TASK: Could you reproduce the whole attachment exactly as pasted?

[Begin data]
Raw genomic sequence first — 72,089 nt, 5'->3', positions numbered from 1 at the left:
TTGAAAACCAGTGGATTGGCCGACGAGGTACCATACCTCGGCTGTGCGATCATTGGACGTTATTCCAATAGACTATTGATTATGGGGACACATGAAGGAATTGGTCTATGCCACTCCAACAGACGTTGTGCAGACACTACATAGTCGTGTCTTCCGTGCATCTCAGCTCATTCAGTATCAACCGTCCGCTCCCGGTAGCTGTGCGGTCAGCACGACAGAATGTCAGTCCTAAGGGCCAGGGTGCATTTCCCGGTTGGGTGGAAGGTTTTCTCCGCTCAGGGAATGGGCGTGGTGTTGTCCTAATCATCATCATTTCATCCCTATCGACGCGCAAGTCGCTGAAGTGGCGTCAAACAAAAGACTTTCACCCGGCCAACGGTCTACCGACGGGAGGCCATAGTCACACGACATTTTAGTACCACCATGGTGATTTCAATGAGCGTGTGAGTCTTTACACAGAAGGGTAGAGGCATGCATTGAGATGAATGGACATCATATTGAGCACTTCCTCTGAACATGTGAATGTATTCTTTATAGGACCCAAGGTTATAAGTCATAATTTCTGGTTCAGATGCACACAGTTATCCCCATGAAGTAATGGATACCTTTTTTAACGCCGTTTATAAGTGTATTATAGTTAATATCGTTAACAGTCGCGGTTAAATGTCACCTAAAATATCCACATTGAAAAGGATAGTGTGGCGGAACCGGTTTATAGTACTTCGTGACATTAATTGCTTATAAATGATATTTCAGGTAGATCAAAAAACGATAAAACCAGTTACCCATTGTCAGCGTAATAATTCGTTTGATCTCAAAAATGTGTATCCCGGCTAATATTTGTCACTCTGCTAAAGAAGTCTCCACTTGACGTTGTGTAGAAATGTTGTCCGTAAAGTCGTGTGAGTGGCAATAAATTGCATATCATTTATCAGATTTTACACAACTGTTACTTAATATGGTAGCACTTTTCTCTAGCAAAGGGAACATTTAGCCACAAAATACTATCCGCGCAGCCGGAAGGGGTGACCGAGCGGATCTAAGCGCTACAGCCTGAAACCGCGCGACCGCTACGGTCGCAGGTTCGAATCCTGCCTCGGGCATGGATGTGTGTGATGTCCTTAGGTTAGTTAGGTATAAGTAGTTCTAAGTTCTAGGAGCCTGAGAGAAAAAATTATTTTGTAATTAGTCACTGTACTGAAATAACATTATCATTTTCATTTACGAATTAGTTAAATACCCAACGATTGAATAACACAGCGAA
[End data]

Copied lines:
Raw genomic sequence first — 72,089 nt, 5'->3', positions numbered from 1 at the left:
TTGAAAACCAGTGGATTGGCCGACGAGGTACCATACCTCGGCTGTGCGATCATTGGACGTTATTCCAATAGACTATTGATTATGGGGACACATGAAGGAATTGGTCTATGCCACTCCAACAGACGTTGTGCAGACACTACATAGTCGTGTCTTCCGTGCATCTCAGCTCATTCAGTATCAACCGTCCGCTCCCGGTAGCTGTGCGGTCAGCACGACAGAATGTCAGTCCTAAGGGCCAGGGTGCATTTCCCGGTTGGGTGGAAGGTTTTCTCCGCTCAGGGAATGGGCGTGGTGTTGTCCTAATCATCATCATTTCATCCCTATCGACGCGCAAGTCGCTGAAGTGGCGTCAAACAAAAGACTTTCACCCGGCCAACGGTCTACCGACGGGAGGCCATAGTCACACGACATTTTAGTACCACCATGGTGATTTCAATGAGCGTGTGAGTCTTTACACAGAAGGGTAGAGGCATGCATTGAGATGAATGGACATCATATTGAGCACTTCCTCTGAACATGTGAATGTATTCTTTATAGGACCCAAGGTTATAAGTCATAATTTCTGGTTCAGATGCACACAGTTATCCCCATGAAGTAATGGATACCTTTTTTAACGCCGTTTATAAGTGTATTATAGTTAATATCGTTAACAGTCGCGGTTAAATGTCACCTAAAATATCCACATTGAAAAGGATAGTGTGGCGGAACCGGTTTATAGTACTTCGTGACATTAATTGCTTATAAATGATATTTCAGGTAGATCAAAAAACGATAAAACCAGTTACCCATTGTCAGCGTAATAATTCGTTTGATCTCAAAAATGTGTATCCCGGCTAATATTTGTCACTCTGCTAAAGAAGTCTCCACTTGACGTTGTGTAGAAATGTTGTCCGTAAAGTCGTGTGAGTGGCAATAAATTGCATATCATTTATCAGATTTTACACAACTGTTACTTAATATGGTAGCACTTTTCTCTAGCAAAGGGAACATTTAGCCACAAAATACTATCCGCGCAGCCGGAAGGGGTGACCGAGCGGATCTAAGCGCTACAGCCTGAAACCGCGCGACCGCTACGGTCGCAGGTTCGAATCCTGCCTCGGGCATGGATGTGTGTGATGTCCTTAGGTTAGTTAGGTATAAGTAGTTCTAAGTTCTAGGAGCCTGAGAGAAAAAATTATTTTGTAATTAGTCACTGTACTGAAATAACATTATCATTTTCATTTACGAATTAGTTAAATACCCAACGATTGAATAACACAGCGAA